On Saturday, Josep Borrell, the High Representative of the European Union for Foreign Affairs and Security Policy said that Turkey’s active and unilateral involvement in Libya and Syria has been increasingly perceived as not aligned with the security interests of the EU. The European official called upon Ankara to reconsider its policies and informed of an understanding reached by all EU member states regarding Turkish actions.
In a statement, Borrell said that tensions in the Eastern Mediterranean and relations with Turkey have been one of the greatest challenges for the EU in 2020 and this will likely remain the case for 2021.
He noted, “Mutual expectations from the 2016 EU-Turkey Joint Statement, which followed the outbreak of the migration crisis of 2015, have not borne fruit.”
Borrell affirmed that Turkey’s international agenda and methods are not well aligned with the EU’s, adding that Turkish criticism of the EU naval operation IRINI reveals fundamental differences of understanding regarding the UN Security Council resolution imposing an arms embargo on Libya.
The EU top diplomat stated that the Memorandum of Understanding signed in November last year between Turkey and the Government of National Accord in Libya, which identified respective exclusive economic zones, has fuelled serious concerns and elicited a strong response from the EU.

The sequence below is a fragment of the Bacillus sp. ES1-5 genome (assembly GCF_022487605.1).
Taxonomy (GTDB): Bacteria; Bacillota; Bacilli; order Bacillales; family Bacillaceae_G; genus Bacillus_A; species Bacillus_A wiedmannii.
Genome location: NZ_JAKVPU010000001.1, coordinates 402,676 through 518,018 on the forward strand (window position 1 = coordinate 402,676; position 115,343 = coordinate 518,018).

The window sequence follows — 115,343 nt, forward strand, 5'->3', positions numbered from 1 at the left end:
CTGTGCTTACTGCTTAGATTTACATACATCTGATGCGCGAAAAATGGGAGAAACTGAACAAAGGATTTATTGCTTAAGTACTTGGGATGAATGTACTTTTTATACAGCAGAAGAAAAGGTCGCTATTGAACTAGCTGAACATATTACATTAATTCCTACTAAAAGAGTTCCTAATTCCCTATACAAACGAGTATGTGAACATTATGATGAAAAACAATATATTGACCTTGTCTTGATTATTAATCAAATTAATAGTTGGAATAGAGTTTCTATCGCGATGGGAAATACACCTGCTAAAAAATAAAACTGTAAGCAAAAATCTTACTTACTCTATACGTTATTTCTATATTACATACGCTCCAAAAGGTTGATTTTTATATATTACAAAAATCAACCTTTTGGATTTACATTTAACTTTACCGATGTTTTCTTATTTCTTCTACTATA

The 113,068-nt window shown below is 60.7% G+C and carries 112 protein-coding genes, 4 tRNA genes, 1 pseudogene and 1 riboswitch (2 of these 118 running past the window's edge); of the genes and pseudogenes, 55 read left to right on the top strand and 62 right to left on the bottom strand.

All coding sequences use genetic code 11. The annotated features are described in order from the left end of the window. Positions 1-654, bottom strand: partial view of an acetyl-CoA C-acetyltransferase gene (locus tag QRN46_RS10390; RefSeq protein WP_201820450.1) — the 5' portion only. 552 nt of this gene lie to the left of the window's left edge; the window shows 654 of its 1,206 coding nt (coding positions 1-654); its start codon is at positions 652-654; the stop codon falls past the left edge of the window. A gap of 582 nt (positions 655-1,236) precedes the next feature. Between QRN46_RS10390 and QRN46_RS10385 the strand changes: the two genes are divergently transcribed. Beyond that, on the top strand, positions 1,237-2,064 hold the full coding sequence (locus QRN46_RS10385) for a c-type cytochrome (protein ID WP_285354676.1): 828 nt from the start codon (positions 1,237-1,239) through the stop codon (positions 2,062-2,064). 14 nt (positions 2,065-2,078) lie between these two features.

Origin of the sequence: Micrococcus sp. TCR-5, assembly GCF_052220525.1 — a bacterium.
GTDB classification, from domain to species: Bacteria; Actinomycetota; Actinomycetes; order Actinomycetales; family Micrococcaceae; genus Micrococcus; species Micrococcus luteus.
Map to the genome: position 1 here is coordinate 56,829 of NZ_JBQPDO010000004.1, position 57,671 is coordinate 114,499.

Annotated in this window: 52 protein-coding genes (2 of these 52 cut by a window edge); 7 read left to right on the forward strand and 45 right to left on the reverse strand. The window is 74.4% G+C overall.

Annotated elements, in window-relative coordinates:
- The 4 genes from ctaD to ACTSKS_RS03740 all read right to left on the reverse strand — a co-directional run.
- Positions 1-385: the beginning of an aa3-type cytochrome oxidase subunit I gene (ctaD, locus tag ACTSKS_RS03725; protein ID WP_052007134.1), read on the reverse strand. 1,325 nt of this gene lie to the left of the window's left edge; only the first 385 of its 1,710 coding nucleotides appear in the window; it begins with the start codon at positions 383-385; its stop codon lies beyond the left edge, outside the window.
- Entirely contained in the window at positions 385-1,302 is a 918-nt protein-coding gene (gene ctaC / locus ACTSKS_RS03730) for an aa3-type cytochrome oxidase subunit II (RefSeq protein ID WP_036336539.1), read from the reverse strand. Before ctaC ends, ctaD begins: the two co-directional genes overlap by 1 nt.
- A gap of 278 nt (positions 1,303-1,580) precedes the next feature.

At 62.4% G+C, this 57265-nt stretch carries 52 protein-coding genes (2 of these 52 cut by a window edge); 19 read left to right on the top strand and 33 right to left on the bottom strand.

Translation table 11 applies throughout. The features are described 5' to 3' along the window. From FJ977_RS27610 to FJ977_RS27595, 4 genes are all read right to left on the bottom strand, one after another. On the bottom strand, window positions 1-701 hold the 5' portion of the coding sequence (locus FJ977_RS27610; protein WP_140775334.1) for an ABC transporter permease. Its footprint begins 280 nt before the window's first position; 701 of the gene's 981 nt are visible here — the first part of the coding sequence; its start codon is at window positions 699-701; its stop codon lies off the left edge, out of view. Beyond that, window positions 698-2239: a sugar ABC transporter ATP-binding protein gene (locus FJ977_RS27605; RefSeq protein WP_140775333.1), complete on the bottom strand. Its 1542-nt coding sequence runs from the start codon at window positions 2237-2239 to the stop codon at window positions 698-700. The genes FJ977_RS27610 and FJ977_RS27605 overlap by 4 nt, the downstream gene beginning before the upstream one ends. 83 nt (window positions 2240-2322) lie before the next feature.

Additionally, Borrell said that the agreement also contained clauses on military support that were in contradiction with the UN arms embargo on Libya, adding that this was soon accompanied by the continuous deployment of Turkish exploration or drilling vessels in the Eastern Mediterranean, which have directly challenged Greece and Cyprus.
The EU official confirmed that these Turkish activities had already started earlier and had led to the development of a specific regime of EU restrictive measures aimed at protecting Cypriot waters. Unfortunately, Turkish NAVTEX notifications and vessels such as the ‘Oruc Reis’ or the evocative ‘Barbarossa’ have become household names in Brussels.
“The relationship with Turkey has deep historical roots. Its present direction of travel, however, seems to take it further away from the EU,” Borrell noted.
Borrell also added that this distancing also concerns Turkey’s internal developments, notably fundamental freedoms, but also Turkey’s external engagement, pointing out that the latter has gained further relevance in 2020, be it in Syria, Iraq, or Libya. In Libya, Turkey has turned the tables in difficult moments for the Government of National Accord. During the Nagorno-Karabakh conflict, Turkey’s support also resulted in a major victory for Azerbaijan.